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From the archives

The Trust Spiral

Restoring faith in the media

Dear Prudence

A life of exuberance and eccentricity

Who’s Afraid of Alice Munro?

A long-awaited biography gives the facts, but not the mystery, behind this writer’s genius

A Beautiful, Sometimes Painful Game

The Toronto FC roller coaster

David Miller

Come on You Reds: The Story of Toronto FC

Joshua Kloke


280 pages, softcover

ISBN: 9781459742376

All sports inspire passion—particularly when a team is winning. But soccer is different. The support is a commitment, win or lose. It’s different from other professional sports because its roots aren’t in a corporate experience. It is a working class game that anyone can play—all you need is a ball or, failing that, something to kick. Unlike hockey and Canadian football, it doesn’t require expensive equipment or a special place to play—just that ball, and a clear area, preferably (but not necessarily) a field.

Although soccer is now the world’s game, it traces its origins to England where it began as a contest between neighbouring villages and, later, between teams of factory workers. Its roots are local. It’s based on clubs that supporters joined because of their community.

Today, major teams are often owned by large business interests but they remain rooted in their communities. Teams in a professional league are not franchises, free to move at the whim of an owner as with professional sports in North America. In this sense, soccer is not just local, but tribal.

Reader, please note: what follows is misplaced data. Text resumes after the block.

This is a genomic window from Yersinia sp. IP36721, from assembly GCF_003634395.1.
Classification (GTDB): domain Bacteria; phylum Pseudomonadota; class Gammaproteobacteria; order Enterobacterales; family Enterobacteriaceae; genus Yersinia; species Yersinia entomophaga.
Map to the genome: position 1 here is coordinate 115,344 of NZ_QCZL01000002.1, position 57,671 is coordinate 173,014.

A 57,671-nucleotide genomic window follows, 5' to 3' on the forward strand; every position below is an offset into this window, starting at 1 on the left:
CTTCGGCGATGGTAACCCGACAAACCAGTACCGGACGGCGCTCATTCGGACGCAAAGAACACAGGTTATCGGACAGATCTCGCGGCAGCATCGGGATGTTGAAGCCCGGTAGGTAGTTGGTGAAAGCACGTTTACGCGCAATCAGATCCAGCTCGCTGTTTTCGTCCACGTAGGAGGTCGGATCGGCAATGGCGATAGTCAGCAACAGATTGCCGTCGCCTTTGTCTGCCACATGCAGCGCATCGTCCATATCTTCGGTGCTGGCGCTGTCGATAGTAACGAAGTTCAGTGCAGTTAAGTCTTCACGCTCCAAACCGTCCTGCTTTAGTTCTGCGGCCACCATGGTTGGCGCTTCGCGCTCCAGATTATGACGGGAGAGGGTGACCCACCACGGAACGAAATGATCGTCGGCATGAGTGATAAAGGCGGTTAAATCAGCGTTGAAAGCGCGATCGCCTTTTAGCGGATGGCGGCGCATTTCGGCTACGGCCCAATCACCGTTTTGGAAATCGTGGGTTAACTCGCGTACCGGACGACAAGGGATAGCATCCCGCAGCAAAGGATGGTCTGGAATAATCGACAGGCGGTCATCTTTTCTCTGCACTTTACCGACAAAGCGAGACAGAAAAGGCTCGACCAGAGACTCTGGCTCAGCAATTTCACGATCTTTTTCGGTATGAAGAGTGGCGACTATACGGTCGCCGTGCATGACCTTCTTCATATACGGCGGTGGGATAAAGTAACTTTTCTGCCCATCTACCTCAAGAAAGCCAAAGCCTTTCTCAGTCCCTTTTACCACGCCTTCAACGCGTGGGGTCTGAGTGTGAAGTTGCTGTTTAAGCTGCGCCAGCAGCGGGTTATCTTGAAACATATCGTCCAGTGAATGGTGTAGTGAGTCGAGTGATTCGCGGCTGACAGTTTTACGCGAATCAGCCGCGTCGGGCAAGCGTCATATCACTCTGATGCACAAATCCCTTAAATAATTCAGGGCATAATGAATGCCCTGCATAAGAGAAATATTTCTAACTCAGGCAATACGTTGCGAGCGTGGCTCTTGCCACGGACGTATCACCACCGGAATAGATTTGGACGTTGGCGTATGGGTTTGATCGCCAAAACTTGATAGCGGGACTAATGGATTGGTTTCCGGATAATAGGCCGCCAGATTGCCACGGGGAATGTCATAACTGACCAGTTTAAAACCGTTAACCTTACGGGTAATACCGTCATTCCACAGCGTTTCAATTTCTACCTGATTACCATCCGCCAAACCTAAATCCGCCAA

Occasionally we see the ugly side of this tribalism in violent incidents between supporters of different teams. But, at its best, that community connection produces a symbiotic relationship between fans and the team. Supporters feel that the team is theirs and they make a commitment to be there for the team, through thick and thin.

‘From the beginning, Toronto FC was created and made by its fans. And it was magic.’

Gallaher Ltd. Cigarette Cards courtesy The New York Public Library Digital Collections

These facts mean that there can be a significant positive impact of a soccer team in a city like Toronto, where the majority of the population was born in another country. In a city that has welcomed the world, this sport can touch people and bring them together in a way no other sport—and, indeed, perhaps no other activity—can.

When the Toronto Football Club was proposed in 2005, it was clear that the potential was so significant that it was important for me, as mayor, to get behind the initiative. There was another opportunity, too.

Once the team and other governments had agreed that the stadium would be located at Exhibition Place, Toronto FC became an important boost to the struggling bars and restaurants in the adjacent King and Dufferin neighbourhood, which had struggled to survive on a predominantly lunchtime trade.

The committed supporters of the club were just the boost needed to help the neighbourhood go from struggling to thriving (it’s now part of the Liberty Village commercial area), with the subsequent rise in economic activity and jobs. This was a good benefit from the team, to be sure. But at its heart it was all about building community—a shared bond among Toronto’s diverse communities who were about to fall in love with Toronto’s own professional soccer team.

In the spring of 2007, that’s what happened to  a huge number of Torontonians. They went head over heels for the Toronto FC the way Nick Hornby described in Fever Pitch (1992). “I fell in love with football as I was later to fall in love with women: suddenly, inexplicably, uncritically, giving no thought to the pain or disruption it would bring with it,” he wrote. Like Hornby, Torontonians had no idea of the consequences of what they were doing.